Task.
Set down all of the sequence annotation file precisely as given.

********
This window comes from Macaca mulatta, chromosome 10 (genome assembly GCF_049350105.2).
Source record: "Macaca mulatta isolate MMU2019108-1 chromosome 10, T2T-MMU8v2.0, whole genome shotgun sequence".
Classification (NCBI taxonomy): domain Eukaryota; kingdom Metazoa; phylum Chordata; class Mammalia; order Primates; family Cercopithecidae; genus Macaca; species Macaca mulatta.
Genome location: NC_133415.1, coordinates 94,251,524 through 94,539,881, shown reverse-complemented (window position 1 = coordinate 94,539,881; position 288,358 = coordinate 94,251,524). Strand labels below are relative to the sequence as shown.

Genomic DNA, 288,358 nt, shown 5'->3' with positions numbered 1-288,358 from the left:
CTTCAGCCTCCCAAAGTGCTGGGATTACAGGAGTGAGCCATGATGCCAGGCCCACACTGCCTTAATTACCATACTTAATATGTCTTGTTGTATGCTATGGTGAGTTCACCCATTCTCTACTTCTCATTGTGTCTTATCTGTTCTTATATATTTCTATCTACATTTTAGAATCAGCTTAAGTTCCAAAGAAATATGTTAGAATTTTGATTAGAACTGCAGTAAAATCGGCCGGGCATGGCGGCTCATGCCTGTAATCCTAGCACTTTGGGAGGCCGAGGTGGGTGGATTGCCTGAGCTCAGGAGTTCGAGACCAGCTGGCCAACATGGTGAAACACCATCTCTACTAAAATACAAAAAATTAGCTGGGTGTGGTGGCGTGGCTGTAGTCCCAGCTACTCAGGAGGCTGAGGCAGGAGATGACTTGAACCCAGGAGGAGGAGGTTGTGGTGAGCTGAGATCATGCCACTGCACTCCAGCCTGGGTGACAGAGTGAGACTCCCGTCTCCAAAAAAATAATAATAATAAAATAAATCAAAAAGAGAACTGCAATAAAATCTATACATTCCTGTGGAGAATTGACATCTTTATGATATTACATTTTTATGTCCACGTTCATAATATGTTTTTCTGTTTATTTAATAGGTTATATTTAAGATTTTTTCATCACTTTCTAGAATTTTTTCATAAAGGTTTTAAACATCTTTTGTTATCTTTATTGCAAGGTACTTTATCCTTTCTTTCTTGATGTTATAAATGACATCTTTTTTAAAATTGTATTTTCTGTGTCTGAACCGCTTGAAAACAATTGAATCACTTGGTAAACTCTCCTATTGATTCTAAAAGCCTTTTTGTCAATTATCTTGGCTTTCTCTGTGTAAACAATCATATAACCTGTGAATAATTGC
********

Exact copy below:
This window comes from Macaca mulatta, chromosome 10 (genome assembly GCF_049350105.2).
Source record: "Macaca mulatta isolate MMU2019108-1 chromosome 10, T2T-MMU8v2.0, whole genome shotgun sequence".
Classification (NCBI taxonomy): domain Eukaryota; kingdom Metazoa; phylum Chordata; class Mammalia; order Primates; family Cercopithecidae; genus Macaca; species Macaca mulatta.
Genome location: NC_133415.1, coordinates 94,251,524 through 94,539,881, shown reverse-complemented (window position 1 = coordinate 94,539,881; position 288,358 = coordinate 94,251,524). Strand labels below are relative to the sequence as shown.

Genomic DNA, 288,358 nt, shown 5'->3' with positions numbered 1-288,358 from the left:
CTTCAGCCTCCCAAAGTGCTGGGATTACAGGAGTGAGCCATGATGCCAGGCCCACACTGCCTTAATTACCATACTTAATATGTCTTGTTGTATGCTATGGTGAGTTCACCCATTCTCTACTTCTCATTGTGTCTTATCTGTTCTTATATATTTCTATCTACATTTTAGAATCAGCTTAAGTTCCAAAGAAATATGTTAGAATTTTGATTAGAACTGCAGTAAAATCGGCCGGGCATGGCGGCTCATGCCTGTAATCCTAGCACTTTGGGAGGCCGAGGTGGGTGGATTGCCTGAGCTCAGGAGTTCGAGACCAGCTGGCCAACATGGTGAAACACCATCTCTACTAAAATACAAAAAATTAGCTGGGTGTGGTGGCGTGGCTGTAGTCCCAGCTACTCAGGAGGCTGAGGCAGGAGATGACTTGAACCCAGGAGGAGGAGGTTGTGGTGAGCTGAGATCATGCCACTGCACTCCAGCCTGGGTGACAGAGTGAGACTCCCGTCTCCAAAAAAATAATAATAATAAAATAAATCAAAAAGAGAACTGCAATAAAATCTATACATTCCTGTGGAGAATTGACATCTTTATGATATTACATTTTTATGTCCACGTTCATAATATGTTTTTCTGTTTATTTAATAGGTTATATTTAAGATTTTTTCATCACTTTCTAGAATTTTTTCATAAAGGTTTTAAACATCTTTTGTTATCTTTATTGCAAGGTACTTTATCCTTTCTTTCTTGATGTTATAAATGACATCTTTTTTAAAATTGTATTTTCTGTGTCTGAACCGCTTGAAAACAATTGAATCACTTGGTAAACTCTCCTATTGATTCTAAAAGCCTTTTTGTCAATTATCTTGGCTTTCTCTGTGTAAACAATCATATAACCTGTGAATAATTGC